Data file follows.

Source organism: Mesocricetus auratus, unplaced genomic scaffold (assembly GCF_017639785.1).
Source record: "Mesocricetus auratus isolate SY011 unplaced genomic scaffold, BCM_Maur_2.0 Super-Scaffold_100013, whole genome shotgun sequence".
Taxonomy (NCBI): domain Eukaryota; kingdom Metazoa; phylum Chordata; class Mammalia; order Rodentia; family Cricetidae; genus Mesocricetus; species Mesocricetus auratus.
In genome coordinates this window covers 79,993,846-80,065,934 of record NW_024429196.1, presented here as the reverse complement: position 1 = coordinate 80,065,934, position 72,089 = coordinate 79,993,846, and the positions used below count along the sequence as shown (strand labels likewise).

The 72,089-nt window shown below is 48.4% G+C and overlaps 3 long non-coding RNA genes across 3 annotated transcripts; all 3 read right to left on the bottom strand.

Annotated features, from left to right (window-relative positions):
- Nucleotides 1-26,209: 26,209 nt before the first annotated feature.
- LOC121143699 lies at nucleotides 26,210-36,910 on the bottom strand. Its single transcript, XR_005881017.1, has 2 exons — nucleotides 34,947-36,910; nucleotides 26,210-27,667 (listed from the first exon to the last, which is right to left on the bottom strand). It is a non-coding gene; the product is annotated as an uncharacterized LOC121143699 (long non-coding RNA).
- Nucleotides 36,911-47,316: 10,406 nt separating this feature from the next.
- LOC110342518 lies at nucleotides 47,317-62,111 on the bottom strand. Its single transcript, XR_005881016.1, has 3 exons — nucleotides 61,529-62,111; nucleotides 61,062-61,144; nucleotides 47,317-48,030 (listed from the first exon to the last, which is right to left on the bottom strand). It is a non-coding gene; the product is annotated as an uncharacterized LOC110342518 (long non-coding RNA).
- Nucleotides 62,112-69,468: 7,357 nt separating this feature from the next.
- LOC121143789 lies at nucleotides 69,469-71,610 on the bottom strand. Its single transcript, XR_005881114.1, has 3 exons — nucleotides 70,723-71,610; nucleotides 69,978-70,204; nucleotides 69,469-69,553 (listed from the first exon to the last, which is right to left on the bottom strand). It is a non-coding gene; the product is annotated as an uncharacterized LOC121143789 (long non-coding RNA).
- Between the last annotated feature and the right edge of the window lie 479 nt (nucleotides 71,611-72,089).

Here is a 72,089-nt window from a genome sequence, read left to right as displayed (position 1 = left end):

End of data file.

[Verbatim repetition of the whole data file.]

Source organism: Mesocricetus auratus, unplaced genomic scaffold (assembly GCF_017639785.1).
Source record: "Mesocricetus auratus isolate SY011 unplaced genomic scaffold, BCM_Maur_2.0 Super-Scaffold_100013, whole genome shotgun sequence".
Taxonomy (NCBI): domain Eukaryota; kingdom Metazoa; phylum Chordata; class Mammalia; order Rodentia; family Cricetidae; genus Mesocricetus; species Mesocricetus auratus.
In genome coordinates this window covers 79,993,846-80,065,934 of record NW_024429196.1, presented here as the reverse complement: position 1 = coordinate 80,065,934, position 72,089 = coordinate 79,993,846, and the positions used below count along the sequence as shown (strand labels likewise).

The 72,089-nt window shown below is 48.4% G+C and overlaps 3 long non-coding RNA genes across 3 annotated transcripts; all 3 read right to left on the bottom strand.

Annotated features, from left to right (window-relative positions):
- Nucleotides 1-26,209: 26,209 nt before the first annotated feature.
- LOC121143699 lies at nucleotides 26,210-36,910 on the bottom strand. Its single transcript, XR_005881017.1, has 2 exons — nucleotides 34,947-36,910; nucleotides 26,210-27,667 (listed from the first exon to the last, which is right to left on the bottom strand). It is a non-coding gene; the product is annotated as an uncharacterized LOC121143699 (long non-coding RNA).
- Nucleotides 36,911-47,316: 10,406 nt separating this feature from the next.
- LOC110342518 lies at nucleotides 47,317-62,111 on the bottom strand. Its single transcript, XR_005881016.1, has 3 exons — nucleotides 61,529-62,111; nucleotides 61,062-61,144; nucleotides 47,317-48,030 (listed from the first exon to the last, which is right to left on the bottom strand). It is a non-coding gene; the product is annotated as an uncharacterized LOC110342518 (long non-coding RNA).
- Nucleotides 62,112-69,468: 7,357 nt separating this feature from the next.
- LOC121143789 lies at nucleotides 69,469-71,610 on the bottom strand. Its single transcript, XR_005881114.1, has 3 exons — nucleotides 70,723-71,610; nucleotides 69,978-70,204; nucleotides 69,469-69,553 (listed from the first exon to the last, which is right to left on the bottom strand). It is a non-coding gene; the product is annotated as an uncharacterized LOC121143789 (long non-coding RNA).
- Between the last annotated feature and the right edge of the window lie 479 nt (nucleotides 71,611-72,089).

Here is a 72,089-nt window from a genome sequence, read left to right as displayed (position 1 = left end):